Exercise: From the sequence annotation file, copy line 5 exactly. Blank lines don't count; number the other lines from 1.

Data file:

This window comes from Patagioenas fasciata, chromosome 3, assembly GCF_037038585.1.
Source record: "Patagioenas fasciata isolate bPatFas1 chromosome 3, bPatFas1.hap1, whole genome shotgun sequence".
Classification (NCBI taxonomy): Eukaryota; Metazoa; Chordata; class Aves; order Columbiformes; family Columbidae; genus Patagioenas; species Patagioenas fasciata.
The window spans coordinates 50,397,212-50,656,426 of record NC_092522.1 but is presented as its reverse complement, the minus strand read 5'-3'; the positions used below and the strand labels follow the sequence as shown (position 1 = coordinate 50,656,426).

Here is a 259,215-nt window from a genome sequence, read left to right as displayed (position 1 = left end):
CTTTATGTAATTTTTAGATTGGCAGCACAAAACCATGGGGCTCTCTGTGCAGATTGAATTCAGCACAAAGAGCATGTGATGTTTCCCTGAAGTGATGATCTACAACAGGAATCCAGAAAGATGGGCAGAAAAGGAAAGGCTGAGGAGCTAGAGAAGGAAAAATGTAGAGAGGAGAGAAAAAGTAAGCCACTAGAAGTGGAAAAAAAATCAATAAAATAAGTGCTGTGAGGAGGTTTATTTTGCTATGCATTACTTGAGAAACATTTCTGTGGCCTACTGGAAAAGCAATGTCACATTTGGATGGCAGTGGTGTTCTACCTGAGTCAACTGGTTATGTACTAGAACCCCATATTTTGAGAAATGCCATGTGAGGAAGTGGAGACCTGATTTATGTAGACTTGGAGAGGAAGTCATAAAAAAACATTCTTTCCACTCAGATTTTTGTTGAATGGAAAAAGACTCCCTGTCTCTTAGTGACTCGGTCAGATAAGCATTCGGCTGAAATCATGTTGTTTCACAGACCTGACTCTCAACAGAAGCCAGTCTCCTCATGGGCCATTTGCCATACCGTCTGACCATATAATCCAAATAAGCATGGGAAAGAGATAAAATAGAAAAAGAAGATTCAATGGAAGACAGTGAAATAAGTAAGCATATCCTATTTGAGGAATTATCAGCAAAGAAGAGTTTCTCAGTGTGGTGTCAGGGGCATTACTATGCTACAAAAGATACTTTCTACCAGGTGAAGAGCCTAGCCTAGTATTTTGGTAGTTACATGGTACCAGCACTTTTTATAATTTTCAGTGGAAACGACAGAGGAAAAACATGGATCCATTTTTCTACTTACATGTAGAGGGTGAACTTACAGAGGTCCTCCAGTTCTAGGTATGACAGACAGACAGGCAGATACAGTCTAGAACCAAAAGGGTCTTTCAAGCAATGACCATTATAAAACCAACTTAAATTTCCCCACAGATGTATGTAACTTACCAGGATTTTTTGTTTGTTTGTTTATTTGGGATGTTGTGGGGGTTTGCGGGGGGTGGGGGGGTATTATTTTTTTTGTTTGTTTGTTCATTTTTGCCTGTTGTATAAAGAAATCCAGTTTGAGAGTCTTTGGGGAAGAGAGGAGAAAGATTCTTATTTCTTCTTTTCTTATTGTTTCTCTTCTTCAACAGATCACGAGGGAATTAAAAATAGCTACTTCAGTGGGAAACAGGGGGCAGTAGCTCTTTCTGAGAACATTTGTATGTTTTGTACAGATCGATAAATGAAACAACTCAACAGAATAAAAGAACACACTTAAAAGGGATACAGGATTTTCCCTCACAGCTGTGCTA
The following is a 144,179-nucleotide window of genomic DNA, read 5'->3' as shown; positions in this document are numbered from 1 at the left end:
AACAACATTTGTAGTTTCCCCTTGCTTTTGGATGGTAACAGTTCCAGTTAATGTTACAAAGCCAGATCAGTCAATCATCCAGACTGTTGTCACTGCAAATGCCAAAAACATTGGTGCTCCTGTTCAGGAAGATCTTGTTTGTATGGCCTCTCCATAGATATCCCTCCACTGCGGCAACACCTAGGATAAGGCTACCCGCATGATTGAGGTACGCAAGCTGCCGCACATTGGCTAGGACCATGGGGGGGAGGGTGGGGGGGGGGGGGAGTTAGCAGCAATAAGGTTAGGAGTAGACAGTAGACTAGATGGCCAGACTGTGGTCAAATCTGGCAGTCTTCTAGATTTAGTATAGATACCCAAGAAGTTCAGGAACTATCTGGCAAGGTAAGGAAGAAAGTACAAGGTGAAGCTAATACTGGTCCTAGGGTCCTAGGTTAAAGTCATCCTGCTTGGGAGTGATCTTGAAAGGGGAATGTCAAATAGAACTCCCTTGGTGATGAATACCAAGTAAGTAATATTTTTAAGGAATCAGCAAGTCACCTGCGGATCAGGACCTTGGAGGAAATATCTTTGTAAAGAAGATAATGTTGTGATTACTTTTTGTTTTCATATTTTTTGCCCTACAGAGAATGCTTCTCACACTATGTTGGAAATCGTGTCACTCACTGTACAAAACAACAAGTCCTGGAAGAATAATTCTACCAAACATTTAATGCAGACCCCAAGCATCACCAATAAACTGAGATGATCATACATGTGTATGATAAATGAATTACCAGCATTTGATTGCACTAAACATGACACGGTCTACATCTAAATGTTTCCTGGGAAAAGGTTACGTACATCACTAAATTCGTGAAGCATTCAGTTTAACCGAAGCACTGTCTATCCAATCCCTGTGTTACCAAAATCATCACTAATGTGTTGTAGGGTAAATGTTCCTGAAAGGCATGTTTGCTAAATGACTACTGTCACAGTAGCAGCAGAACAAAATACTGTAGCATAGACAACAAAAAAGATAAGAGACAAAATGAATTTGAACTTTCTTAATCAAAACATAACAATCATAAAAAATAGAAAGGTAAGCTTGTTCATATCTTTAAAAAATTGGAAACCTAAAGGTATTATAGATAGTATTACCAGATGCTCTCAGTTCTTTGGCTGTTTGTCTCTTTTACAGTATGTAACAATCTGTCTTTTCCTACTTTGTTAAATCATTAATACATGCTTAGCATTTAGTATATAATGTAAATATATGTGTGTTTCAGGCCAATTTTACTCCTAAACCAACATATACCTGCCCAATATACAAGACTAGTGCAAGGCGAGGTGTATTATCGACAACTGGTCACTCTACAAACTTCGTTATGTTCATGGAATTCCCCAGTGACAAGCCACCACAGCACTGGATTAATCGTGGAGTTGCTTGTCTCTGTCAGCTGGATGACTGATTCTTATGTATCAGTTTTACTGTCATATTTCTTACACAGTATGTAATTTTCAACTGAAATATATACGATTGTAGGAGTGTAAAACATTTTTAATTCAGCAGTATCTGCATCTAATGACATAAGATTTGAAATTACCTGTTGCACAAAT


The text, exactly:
Here is a 259,215-nt window from a genome sequence, read left to right as displayed (position 1 = left end):